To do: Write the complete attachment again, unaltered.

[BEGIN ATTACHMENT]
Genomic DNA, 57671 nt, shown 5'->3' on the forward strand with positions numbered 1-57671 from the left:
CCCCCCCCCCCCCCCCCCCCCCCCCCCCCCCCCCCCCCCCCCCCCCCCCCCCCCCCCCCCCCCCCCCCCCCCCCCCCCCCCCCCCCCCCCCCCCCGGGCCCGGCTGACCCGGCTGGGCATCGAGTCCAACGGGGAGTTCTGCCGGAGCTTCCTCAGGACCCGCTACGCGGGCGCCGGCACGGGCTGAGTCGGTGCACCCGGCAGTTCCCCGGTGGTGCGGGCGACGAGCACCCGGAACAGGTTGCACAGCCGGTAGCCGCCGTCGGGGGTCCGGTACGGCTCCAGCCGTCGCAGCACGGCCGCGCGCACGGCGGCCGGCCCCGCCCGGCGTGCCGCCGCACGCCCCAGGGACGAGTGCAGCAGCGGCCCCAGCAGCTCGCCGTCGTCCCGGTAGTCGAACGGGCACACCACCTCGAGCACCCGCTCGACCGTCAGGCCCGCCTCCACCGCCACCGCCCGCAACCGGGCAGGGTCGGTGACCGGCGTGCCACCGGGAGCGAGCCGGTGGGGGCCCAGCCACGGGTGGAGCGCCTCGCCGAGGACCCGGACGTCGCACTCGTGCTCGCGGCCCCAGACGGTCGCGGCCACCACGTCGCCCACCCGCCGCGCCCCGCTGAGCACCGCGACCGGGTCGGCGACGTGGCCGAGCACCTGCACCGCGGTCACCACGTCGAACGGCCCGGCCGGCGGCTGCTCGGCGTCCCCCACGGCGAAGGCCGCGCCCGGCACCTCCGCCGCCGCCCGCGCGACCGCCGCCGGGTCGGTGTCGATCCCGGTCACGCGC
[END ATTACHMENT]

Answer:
Genomic DNA, 57671 nt, shown 5'->3' on the forward strand with positions numbered 1-57671 from the left:
CCCCCCCCCCCCCCCCCCCCCCCCCCCCCCCCCCCCCCCCCCCCCCCCCCCCCCCCCCCCCCCCCCCCCCCCCCCCCCCCCCCCCCCCCCCCCCCGGGCCCGGCTGACCCGGCTGGGCATCGAGTCCAACGGGGAGTTCTGCCGGAGCTTCCTCAGGACCCGCTACGCGGGCGCCGGCACGGGCTGAGTCGGTGCACCCGGCAGTTCCCCGGTGGTGCGGGCGACGAGCACCCGGAACAGGTTGCACAGCCGGTAGCCGCCGTCGGGGGTCCGGTACGGCTCCAGCCGTCGCAGCACGGCCGCGCGCACGGCGGCCGGCCCCGCCCGGCGTGCCGCCGCACGCCCCAGGGACGAGTGCAGCAGCGGCCCCAGCAGCTCGCCGTCGTCCCGGTAGTCGAACGGGCACACCACCTCGAGCACCCGCTCGACCGTCAGGCCCGCCTCCACCGCCACCGCCCGCAACCGGGCAGGGTCGGTGACCGGCGTGCCACCGGGAGCGAGCCGGTGGGGGCCCAGCCACGGGTGGAGCGCCTCGCCGAGGACCCGGACGTCGCACTCGTGCTCGCGGCCCCAGACGGTCGCGGCCACCACGTCGCCCACCCGCCGCGCCCCGCTGAGCACCGCGACCGGGTCGGCGACGTGGCCGAGCACCTGCACCGCGGTCACCACGTCGAACGGCCCGGCCGGCGGCTGCTCGGCGTCCCCCACGGCGAAGGCCGCGCCCGGCACCTCCGCCGCCGCCCGCGCGACCGCCGCCGGGTCGGTGTCGATCCCGGTCACGCGC